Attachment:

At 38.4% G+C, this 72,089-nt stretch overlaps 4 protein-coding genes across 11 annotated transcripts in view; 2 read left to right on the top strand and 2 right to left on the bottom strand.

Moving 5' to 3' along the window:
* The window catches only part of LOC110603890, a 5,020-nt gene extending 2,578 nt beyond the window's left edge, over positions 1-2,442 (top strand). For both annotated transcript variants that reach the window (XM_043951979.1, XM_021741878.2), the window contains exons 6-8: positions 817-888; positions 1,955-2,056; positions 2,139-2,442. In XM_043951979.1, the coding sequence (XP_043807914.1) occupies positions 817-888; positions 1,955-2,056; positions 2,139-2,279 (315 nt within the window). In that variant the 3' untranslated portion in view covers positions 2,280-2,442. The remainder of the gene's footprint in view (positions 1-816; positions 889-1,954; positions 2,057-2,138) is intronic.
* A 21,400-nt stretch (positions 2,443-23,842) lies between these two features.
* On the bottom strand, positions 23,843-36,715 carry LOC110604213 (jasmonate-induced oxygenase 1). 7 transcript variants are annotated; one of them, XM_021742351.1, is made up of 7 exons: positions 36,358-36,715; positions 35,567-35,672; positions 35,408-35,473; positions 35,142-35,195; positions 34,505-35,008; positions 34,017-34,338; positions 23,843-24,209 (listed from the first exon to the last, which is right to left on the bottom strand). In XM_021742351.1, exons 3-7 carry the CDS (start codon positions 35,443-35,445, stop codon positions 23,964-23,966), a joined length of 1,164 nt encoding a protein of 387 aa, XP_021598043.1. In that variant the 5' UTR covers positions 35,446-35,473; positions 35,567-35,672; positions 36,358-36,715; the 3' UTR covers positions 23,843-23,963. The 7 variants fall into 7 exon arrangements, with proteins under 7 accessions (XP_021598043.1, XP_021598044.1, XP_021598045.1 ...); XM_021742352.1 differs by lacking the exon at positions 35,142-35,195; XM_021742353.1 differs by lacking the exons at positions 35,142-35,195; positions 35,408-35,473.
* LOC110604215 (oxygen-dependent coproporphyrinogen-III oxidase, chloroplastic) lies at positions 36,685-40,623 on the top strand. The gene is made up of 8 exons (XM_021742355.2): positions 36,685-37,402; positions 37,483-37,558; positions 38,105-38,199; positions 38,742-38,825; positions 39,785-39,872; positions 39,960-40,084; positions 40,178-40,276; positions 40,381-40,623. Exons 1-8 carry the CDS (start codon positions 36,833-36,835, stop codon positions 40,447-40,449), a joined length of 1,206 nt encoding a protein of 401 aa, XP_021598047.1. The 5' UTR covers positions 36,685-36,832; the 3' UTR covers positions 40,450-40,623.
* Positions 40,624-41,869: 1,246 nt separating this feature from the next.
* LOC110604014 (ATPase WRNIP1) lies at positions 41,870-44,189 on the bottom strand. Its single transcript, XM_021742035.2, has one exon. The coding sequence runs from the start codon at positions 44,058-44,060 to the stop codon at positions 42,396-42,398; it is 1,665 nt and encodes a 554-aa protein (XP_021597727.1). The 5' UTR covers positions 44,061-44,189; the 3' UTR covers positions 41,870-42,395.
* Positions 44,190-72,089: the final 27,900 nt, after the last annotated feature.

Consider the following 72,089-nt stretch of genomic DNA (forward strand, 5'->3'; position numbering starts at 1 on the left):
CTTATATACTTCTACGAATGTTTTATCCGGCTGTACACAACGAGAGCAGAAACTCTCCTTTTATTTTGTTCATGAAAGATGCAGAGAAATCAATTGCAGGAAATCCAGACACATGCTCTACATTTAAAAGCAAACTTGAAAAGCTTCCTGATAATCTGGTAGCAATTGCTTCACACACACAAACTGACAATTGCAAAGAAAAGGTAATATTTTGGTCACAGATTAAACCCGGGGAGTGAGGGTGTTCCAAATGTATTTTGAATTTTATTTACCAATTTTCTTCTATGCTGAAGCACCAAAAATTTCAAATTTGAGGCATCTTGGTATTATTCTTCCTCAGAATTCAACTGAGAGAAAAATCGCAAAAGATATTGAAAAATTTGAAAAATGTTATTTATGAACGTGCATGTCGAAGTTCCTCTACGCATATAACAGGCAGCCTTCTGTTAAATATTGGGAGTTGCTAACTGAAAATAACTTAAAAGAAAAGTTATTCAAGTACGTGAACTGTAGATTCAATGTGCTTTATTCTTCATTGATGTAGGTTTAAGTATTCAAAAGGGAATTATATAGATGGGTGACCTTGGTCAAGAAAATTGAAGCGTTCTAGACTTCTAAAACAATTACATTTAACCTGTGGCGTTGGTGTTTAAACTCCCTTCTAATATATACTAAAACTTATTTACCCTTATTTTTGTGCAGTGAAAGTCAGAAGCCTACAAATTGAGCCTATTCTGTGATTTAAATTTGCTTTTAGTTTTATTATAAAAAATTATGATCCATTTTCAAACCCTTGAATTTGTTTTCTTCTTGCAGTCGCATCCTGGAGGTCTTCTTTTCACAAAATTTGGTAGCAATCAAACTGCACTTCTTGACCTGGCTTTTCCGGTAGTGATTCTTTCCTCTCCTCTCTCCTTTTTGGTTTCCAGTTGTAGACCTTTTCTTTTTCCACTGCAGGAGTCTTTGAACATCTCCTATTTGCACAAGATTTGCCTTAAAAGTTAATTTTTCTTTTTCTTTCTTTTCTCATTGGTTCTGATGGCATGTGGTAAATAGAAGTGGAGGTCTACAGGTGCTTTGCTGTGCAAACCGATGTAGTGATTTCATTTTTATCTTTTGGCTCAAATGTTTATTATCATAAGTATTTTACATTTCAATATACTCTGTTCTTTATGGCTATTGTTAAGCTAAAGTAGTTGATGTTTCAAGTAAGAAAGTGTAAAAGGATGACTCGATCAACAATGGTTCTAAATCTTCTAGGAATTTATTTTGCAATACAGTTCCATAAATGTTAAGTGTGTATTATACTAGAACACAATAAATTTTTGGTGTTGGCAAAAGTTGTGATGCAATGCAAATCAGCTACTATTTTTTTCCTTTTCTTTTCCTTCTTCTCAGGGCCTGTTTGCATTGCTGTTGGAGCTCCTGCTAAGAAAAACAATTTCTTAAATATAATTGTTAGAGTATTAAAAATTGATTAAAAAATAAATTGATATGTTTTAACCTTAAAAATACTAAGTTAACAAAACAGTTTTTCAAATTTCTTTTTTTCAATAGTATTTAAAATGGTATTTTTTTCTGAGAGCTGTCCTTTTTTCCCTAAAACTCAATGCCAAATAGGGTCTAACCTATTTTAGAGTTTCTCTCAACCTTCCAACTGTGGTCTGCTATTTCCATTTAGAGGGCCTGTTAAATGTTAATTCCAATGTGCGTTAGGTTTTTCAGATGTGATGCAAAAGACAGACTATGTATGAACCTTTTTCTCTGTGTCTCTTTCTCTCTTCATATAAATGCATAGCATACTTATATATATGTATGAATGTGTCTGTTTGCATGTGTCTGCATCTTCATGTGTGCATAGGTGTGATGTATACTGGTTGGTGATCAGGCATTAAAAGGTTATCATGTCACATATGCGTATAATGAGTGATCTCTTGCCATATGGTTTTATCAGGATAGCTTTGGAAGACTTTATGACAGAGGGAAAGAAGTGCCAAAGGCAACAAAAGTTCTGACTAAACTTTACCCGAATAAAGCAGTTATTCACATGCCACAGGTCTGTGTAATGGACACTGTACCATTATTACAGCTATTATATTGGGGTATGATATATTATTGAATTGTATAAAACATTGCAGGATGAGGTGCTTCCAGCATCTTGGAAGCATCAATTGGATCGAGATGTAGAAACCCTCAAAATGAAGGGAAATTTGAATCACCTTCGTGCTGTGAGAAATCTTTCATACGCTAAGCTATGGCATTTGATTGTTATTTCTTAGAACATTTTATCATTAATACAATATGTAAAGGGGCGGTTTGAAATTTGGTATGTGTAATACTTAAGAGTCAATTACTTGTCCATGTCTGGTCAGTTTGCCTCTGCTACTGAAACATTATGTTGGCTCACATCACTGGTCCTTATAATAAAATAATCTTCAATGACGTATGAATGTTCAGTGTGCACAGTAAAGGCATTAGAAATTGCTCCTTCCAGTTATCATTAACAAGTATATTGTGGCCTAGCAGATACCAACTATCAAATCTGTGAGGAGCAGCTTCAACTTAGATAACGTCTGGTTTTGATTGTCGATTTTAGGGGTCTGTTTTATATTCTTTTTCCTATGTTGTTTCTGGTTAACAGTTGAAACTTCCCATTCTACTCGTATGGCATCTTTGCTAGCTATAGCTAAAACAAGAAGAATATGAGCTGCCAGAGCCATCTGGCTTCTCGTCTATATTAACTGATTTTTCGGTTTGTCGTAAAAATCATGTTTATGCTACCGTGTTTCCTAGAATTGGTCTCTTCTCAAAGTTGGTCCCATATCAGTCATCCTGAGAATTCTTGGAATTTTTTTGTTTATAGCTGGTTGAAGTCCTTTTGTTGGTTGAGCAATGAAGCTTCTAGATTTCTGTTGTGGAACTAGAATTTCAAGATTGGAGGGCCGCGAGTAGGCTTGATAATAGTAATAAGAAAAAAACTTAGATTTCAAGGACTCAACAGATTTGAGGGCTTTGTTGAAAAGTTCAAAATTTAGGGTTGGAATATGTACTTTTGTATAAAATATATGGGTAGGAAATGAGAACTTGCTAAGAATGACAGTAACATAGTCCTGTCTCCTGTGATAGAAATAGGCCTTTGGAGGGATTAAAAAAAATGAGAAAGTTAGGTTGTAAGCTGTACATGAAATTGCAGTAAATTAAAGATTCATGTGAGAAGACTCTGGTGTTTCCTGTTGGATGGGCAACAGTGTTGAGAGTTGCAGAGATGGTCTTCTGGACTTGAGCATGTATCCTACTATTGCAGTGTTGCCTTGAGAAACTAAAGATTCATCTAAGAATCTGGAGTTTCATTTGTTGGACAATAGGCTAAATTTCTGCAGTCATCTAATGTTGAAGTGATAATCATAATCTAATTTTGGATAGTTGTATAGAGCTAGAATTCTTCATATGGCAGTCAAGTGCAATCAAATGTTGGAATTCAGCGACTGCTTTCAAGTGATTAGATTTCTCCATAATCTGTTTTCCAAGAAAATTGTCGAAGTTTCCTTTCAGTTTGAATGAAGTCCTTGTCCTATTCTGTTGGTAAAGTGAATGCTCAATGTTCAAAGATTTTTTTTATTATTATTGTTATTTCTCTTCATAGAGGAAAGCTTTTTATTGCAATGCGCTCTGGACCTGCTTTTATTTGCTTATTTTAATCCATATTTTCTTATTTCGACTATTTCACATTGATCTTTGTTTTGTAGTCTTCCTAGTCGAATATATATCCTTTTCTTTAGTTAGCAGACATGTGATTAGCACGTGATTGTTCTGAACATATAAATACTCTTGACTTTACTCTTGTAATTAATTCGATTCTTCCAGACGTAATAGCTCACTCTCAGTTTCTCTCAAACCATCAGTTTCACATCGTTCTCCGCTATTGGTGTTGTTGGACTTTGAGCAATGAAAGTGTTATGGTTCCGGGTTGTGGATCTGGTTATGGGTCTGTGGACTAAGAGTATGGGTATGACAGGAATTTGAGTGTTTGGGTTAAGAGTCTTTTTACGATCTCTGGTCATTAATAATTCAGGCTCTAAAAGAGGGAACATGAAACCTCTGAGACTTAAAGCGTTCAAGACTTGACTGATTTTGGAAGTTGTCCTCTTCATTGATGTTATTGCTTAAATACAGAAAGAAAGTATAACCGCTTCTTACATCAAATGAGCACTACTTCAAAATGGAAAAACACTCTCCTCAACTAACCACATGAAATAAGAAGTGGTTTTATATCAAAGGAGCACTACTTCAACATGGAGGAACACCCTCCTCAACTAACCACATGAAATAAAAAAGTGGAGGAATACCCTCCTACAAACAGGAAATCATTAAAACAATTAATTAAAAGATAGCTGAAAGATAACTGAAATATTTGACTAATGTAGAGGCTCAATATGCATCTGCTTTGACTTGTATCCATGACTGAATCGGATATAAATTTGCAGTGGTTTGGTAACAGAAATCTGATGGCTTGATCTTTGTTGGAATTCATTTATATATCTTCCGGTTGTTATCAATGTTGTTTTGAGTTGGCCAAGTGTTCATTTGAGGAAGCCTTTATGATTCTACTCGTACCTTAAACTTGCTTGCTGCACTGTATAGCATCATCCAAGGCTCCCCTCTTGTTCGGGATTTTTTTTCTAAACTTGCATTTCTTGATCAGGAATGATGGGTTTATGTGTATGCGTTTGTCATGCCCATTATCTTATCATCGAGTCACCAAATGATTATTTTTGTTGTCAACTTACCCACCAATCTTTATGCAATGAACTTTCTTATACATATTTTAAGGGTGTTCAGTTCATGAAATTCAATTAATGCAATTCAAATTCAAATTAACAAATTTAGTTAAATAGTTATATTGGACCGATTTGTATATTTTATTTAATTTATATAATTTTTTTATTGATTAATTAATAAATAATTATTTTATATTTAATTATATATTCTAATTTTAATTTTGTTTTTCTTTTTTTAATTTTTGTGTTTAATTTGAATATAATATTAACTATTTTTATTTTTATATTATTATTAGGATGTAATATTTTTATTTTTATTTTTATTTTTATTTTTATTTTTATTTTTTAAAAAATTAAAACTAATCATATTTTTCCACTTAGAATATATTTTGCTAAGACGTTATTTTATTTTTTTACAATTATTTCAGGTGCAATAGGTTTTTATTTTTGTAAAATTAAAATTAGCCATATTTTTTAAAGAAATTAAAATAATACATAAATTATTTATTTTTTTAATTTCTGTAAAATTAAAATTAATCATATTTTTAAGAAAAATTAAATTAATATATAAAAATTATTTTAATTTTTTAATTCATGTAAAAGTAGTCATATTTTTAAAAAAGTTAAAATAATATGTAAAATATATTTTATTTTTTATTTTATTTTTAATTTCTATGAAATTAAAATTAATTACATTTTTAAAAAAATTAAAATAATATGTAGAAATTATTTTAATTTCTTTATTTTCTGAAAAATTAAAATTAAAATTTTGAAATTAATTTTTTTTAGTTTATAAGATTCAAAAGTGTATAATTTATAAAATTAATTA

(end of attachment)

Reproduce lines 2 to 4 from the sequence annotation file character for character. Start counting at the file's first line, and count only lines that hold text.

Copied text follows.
Moving 5' to 3' along the window:
* The window catches only part of LOC110603890, a 5,020-nt gene extending 2,578 nt beyond the window's left edge, over positions 1-2,442 (top strand). For both annotated transcript variants that reach the window (XM_043951979.1, XM_021741878.2), the window contains exons 6-8: positions 817-888; positions 1,955-2,056; positions 2,139-2,442. In XM_043951979.1, the coding sequence (XP_043807914.1) occupies positions 817-888; positions 1,955-2,056; positions 2,139-2,279 (315 nt within the window). In that variant the 3' untranslated portion in view covers positions 2,280-2,442. The remainder of the gene's footprint in view (positions 1-816; positions 889-1,954; positions 2,057-2,138) is intronic.
* A 21,400-nt stretch (positions 2,443-23,842) lies between these two features.